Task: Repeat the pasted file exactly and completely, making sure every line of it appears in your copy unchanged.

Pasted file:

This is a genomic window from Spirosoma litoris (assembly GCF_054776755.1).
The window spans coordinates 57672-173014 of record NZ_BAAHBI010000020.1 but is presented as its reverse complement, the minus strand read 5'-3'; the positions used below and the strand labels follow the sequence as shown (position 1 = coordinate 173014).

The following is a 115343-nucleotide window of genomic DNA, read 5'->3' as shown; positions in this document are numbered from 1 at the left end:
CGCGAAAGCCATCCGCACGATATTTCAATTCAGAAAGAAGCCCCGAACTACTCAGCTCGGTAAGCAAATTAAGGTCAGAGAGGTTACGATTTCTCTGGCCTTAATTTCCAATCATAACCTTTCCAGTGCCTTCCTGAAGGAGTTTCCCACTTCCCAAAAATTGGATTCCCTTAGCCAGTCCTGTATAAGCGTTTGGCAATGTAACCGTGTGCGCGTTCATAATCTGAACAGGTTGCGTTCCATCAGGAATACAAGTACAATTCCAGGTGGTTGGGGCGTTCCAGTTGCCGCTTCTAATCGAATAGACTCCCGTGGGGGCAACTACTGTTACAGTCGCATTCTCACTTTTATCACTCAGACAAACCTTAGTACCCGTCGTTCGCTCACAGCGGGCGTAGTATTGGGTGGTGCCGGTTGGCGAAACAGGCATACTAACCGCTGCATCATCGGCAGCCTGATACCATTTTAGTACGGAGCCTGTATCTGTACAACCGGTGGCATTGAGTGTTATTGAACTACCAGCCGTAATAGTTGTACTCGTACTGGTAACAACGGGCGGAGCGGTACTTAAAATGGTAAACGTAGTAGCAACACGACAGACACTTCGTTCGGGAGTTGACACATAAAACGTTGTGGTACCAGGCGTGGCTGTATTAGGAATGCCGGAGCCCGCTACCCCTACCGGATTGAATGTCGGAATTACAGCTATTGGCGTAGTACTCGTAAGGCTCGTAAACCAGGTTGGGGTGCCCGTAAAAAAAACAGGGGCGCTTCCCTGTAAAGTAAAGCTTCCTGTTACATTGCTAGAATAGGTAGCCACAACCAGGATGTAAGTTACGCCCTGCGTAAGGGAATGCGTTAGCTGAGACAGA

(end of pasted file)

This is a genomic window from Spirosoma litoris (assembly GCF_054776755.1).
The window spans coordinates 57672-173014 of record NZ_BAAHBI010000020.1 but is presented as its reverse complement, the minus strand read 5'-3'; the positions used below and the strand labels follow the sequence as shown (position 1 = coordinate 173014).

The following is a 115343-nucleotide window of genomic DNA, read 5'->3' as shown; positions in this document are numbered from 1 at the left end:
CGCGAAAGCCATCCGCACGATATTTCAATTCAGAAAGAAGCCCCGAACTACTCAGCTCGGTAAGCAAATTAAGGTCAGAGAGGTTACGATTTCTCTGGCCTTAATTTCCAATCATAACCTTTCCAGTGCCTTCCTGAAGGAGTTTCCCACTTCCCAAAAATTGGATTCCCTTAGCCAGTCCTGTATAAGCGTTTGGCAATGTAACCGTGTGCGCGTTCATAATCTGAACAGGTTGCGTTCCATCAGGAATACAAGTACAATTCCAGGTGGTTGGGGCGTTCCAGTTGCCGCTTCTAATCGAATAGACTCCCGTGGGGGCAACTACTGTTACAGTCGCATTCTCACTTTTATCACTCAGACAAACCTTAGTACCCGTCGTTCGCTCACAGCGGGCGTAGTATTGGGTGGTGCCGGTTGGCGAAACAGGCATACTAACCGCTGCATCATCGGCAGCCTGATACCATTTTAGTACGGAGCCTGTATCTGTACAACCGGTGGCATTGAGTGTTATTGAACTACCAGCCGTAATAGTTGTACTCGTACTGGTAACAACGGGCGGAGCGGTACTTAAAATGGTAAACGTAGTAGCAACACGACAGACACTTCGTTCGGGAGTTGACACATAAAACGTTGTGGTACCAGGCGTGGCTGTATTAGGAATGCCGGAGCCCGCTACCCCTACCGGATTGAATGTCGGAATTACAGCTATTGGCGTAGTACTCGTAAGGCTCGTAAACCAGGTTGGGGTGCCCGTAAAAAAAACAGGGGCGCTTCCCTGTAAAGTAAAGCTTCCTGTTACATTGCTAGAATAGGTAGCCACAACCAGGATGTAAGTTACGCCCTGCGTAAGGGAATGCGTTAGCTGAGACAGA